A combination organ would be in the same classification as an electronic organ. The wiring in the organ console would be governed by the NEC Code 640, and the pipe organ pipes and associated equipment added to the digital organ must comply with the NEC Code 650 for pipe organs.

The pipe organ is a musical instrument which has evolved over the centuries, and although there have been changes in technology and engineering, it is still the standard and model that subsequent instruments such as the digital organ and combination organs try to mimic.

About the Author

Arthur E. Schlueter, Jr., founder and CEO of A.E. Schlueter Pipe Organ Company, has extensive experience writing and developing standards, guidelines and codes. He was the Associate Executive Director of the Southern Association of Colleges and Schools responsible for setting standards for higher education. For nine years he has served as a committee member of the National Electrical Code Panel 12 and was the principal submitter of Code 650 - Pipe Organs, and Code 640 which includes electronic organs. He is licensed in multiple states as a low-voltage electrician, has earned B.A., M.Ed., and Sp.Ed. degrees, and is a doctoral candidate.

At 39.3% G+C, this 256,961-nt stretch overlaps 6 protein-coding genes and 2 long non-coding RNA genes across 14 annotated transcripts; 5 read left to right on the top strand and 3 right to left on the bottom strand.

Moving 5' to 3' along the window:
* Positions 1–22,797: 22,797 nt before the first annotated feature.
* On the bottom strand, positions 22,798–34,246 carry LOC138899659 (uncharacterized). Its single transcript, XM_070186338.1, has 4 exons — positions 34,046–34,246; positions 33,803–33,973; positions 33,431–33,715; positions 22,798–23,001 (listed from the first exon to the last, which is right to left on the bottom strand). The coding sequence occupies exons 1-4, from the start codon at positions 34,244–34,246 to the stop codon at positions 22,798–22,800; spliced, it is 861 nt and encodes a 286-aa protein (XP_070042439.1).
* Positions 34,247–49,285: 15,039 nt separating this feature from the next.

NOTE: This document has been compiled for reference purposes using information from public domain sources, and Code material from the National Electrical Code. The author of this document, Arthur E. Schlueter, Jr. is a member of Panel 12 of the National Electrical Code. This document is copyrighted by A.E. Schlueter Pipe Organ Company,